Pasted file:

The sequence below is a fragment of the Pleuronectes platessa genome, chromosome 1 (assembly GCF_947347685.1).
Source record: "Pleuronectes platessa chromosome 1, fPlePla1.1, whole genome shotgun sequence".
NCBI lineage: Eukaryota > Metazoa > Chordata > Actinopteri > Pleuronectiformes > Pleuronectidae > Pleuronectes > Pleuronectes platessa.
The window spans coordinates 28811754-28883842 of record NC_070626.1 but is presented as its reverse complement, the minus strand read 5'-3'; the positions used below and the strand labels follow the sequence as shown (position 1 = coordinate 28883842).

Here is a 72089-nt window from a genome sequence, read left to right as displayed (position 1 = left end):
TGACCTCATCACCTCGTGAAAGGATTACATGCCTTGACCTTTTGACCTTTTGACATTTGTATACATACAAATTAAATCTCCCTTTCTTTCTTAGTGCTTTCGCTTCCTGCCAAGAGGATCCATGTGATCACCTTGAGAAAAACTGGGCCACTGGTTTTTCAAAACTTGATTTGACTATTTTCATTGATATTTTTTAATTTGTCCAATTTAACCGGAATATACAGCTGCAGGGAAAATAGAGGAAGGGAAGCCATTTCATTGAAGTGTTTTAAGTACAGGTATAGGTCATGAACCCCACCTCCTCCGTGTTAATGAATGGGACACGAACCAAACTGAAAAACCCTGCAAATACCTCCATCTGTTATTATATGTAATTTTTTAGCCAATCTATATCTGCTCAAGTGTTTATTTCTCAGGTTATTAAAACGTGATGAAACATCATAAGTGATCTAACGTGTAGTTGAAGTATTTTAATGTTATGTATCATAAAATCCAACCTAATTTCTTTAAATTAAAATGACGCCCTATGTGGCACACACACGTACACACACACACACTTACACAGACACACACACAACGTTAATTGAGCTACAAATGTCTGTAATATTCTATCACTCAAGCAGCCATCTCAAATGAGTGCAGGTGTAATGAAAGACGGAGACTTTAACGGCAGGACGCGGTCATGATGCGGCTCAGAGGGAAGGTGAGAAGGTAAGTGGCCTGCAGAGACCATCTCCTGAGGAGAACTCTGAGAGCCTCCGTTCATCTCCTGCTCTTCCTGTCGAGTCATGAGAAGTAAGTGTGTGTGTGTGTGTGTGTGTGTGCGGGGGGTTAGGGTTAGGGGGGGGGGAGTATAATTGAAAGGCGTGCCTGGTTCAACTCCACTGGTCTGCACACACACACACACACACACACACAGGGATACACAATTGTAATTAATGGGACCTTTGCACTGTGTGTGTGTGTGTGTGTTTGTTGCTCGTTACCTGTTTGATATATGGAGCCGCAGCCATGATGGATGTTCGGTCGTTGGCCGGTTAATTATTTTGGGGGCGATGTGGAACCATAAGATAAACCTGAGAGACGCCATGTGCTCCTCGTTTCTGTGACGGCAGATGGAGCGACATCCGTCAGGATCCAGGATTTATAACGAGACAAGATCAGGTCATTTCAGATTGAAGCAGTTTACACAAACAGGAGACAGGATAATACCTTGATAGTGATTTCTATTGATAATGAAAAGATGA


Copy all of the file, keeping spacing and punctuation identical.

The sequence below is a fragment of the Pleuronectes platessa genome, chromosome 1 (assembly GCF_947347685.1).
Source record: "Pleuronectes platessa chromosome 1, fPlePla1.1, whole genome shotgun sequence".
NCBI lineage: Eukaryota > Metazoa > Chordata > Actinopteri > Pleuronectiformes > Pleuronectidae > Pleuronectes > Pleuronectes platessa.
The window spans coordinates 28811754-28883842 of record NC_070626.1 but is presented as its reverse complement, the minus strand read 5'-3'; the positions used below and the strand labels follow the sequence as shown (position 1 = coordinate 28883842).

Here is a 72089-nt window from a genome sequence, read left to right as displayed (position 1 = left end):
TGACCTCATCACCTCGTGAAAGGATTACATGCCTTGACCTTTTGACCTTTTGACATTTGTATACATACAAATTAAATCTCCCTTTCTTTCTTAGTGCTTTCGCTTCCTGCCAAGAGGATCCATGTGATCACCTTGAGAAAAACTGGGCCACTGGTTTTTCAAAACTTGATTTGACTATTTTCATTGATATTTTTTAATTTGTCCAATTTAACCGGAATATACAGCTGCAGGGAAAATAGAGGAAGGGAAGCCATTTCATTGAAGTGTTTTAAGTACAGGTATAGGTCATGAACCCCACCTCCTCCGTGTTAATGAATGGGACACGAACCAAACTGAAAAACCCTGCAAATACCTCCATCTGTTATTATATGTAATTTTTTAGCCAATCTATATCTGCTCAAGTGTTTATTTCTCAGGTTATTAAAACGTGATGAAACATCATAAGTGATCTAACGTGTAGTTGAAGTATTTTAATGTTATGTATCATAAAATCCAACCTAATTTCTTTAAATTAAAATGACGCCCTATGTGGCACACACACGTACACACACACACACTTACACAGACACACACACAACGTTAATTGAGCTACAAATGTCTGTAATATTCTATCACTCAAGCAGCCATCTCAAATGAGTGCAGGTGTAATGAAAGACGGAGACTTTAACGGCAGGACGCGGTCATGATGCGGCTCAGAGGGAAGGTGAGAAGGTAAGTGGCCTGCAGAGACCATCTCCTGAGGAGAACTCTGAGAGCCTCCGTTCATCTCCTGCTCTTCCTGTCGAGTCATGAGAAGTAAGTGTGTGTGTGTGTGTGTGTGTGTGCGGGGGGTTAGGGTTAGGGGGGGGGGAGTATAATTGAAAGGCGTGCCTGGTTCAACTCCACTGGTCTGCACACACACACACACACACACACACAGGGATACACAATTGTAATTAATGGGACCTTTGCACTGTGTGTGTGTGTGTGTGTTTGTTGCTCGTTACCTGTTTGATATATGGAGCCGCAGCCATGATGGATGTTCGGTCGTTGGCCGGTTAATTATTTTGGGGGCGATGTGGAACCATAAGATAAACCTGAGAGACGCCATGTGCTCCTCGTTTCTGTGACGGCAGATGGAGCGACATCCGTCAGGATCCAGGATTTATAACGAGACAAGATCAGGTCATTTCAGATTGAAGCAGTTTACACAAACAGGAGACAGGATAATACCTTGATAGTGATTTCTATTGATAATGAAAAGATGA